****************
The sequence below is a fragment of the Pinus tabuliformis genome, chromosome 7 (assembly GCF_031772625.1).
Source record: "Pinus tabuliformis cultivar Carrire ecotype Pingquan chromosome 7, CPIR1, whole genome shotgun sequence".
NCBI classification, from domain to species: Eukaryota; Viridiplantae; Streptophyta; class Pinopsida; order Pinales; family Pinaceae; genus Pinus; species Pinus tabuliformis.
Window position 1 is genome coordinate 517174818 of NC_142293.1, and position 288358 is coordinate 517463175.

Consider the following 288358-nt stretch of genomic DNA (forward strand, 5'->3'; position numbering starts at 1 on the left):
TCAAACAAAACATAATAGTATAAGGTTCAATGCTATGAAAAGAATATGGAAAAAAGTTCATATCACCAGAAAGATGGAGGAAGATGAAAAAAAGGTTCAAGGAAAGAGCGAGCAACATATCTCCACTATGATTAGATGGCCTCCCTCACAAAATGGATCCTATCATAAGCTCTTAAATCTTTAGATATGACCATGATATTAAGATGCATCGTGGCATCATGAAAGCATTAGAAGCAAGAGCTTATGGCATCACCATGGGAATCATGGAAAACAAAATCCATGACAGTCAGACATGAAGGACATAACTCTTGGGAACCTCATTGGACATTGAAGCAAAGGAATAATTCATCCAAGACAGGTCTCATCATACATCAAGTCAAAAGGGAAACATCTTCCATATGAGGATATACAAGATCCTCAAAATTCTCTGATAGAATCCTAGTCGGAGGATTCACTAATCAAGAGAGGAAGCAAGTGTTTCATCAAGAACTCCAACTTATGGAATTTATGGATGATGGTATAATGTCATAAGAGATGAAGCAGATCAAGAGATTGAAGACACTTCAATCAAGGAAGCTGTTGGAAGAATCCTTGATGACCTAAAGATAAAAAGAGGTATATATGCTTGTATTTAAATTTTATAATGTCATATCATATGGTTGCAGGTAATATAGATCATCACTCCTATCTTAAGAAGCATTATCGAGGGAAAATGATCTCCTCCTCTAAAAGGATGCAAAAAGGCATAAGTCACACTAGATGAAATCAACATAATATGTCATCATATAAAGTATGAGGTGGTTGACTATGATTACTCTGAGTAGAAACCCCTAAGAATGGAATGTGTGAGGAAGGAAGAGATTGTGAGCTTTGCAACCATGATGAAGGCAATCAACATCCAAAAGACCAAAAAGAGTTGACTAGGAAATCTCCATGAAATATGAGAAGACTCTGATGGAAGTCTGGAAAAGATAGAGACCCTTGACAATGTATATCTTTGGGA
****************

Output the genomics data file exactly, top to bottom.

The sequence below is a fragment of the Pinus tabuliformis genome, chromosome 7 (assembly GCF_031772625.1).
Source record: "Pinus tabuliformis cultivar Carrire ecotype Pingquan chromosome 7, CPIR1, whole genome shotgun sequence".
NCBI classification, from domain to species: Eukaryota; Viridiplantae; Streptophyta; class Pinopsida; order Pinales; family Pinaceae; genus Pinus; species Pinus tabuliformis.
Window position 1 is genome coordinate 517174818 of NC_142293.1, and position 288358 is coordinate 517463175.

Consider the following 288358-nt stretch of genomic DNA (forward strand, 5'->3'; position numbering starts at 1 on the left):
TCAAACAAAACATAATAGTATAAGGTTCAATGCTATGAAAAGAATATGGAAAAAAGTTCATATCACCAGAAAGATGGAGGAAGATGAAAAAAAGGTTCAAGGAAAGAGCGAGCAACATATCTCCACTATGATTAGATGGCCTCCCTCACAAAATGGATCCTATCATAAGCTCTTAAATCTTTAGATATGACCATGATATTAAGATGCATCGTGGCATCATGAAAGCATTAGAAGCAAGAGCTTATGGCATCACCATGGGAATCATGGAAAACAAAATCCATGACAGTCAGACATGAAGGACATAACTCTTGGGAACCTCATTGGACATTGAAGCAAAGGAATAATTCATCCAAGACAGGTCTCATCATACATCAAGTCAAAAGGGAAACATCTTCCATATGAGGATATACAAGATCCTCAAAATTCTCTGATAGAATCCTAGTCGGAGGATTCACTAATCAAGAGAGGAAGCAAGTGTTTCATCAAGAACTCCAACTTATGGAATTTATGGATGATGGTATAATGTCATAAGAGATGAAGCAGATCAAGAGATTGAAGACACTTCAATCAAGGAAGCTGTTGGAAGAATCCTTGATGACCTAAAGATAAAAAGAGGTATATATGCTTGTATTTAAATTTTATAATGTCATATCATATGGTTGCAGGTAATATAGATCATCACTCCTATCTTAAGAAGCATTATCGAGGGAAAATGATCTCCTCCTCTAAAAGGATGCAAAAAGGCATAAGTCACACTAGATGAAATCAACATAATATGTCATCATATAAAGTATGAGGTGGTTGACTATGATTACTCTGAGTAGAAACCCCTAAGAATGGAATGTGTGAGGAAGGAAGAGATTGTGAGCTTTGCAACCATGATGAAGGCAATCAACATCCAAAAGACCAAAAAGAGTTGACTAGGAAATCTCCATGAAATATGAGAAGACTCTGATGGAAGTCTGGAAAAGATAGAGACCCTTGACAATGTATATCTTTGGGA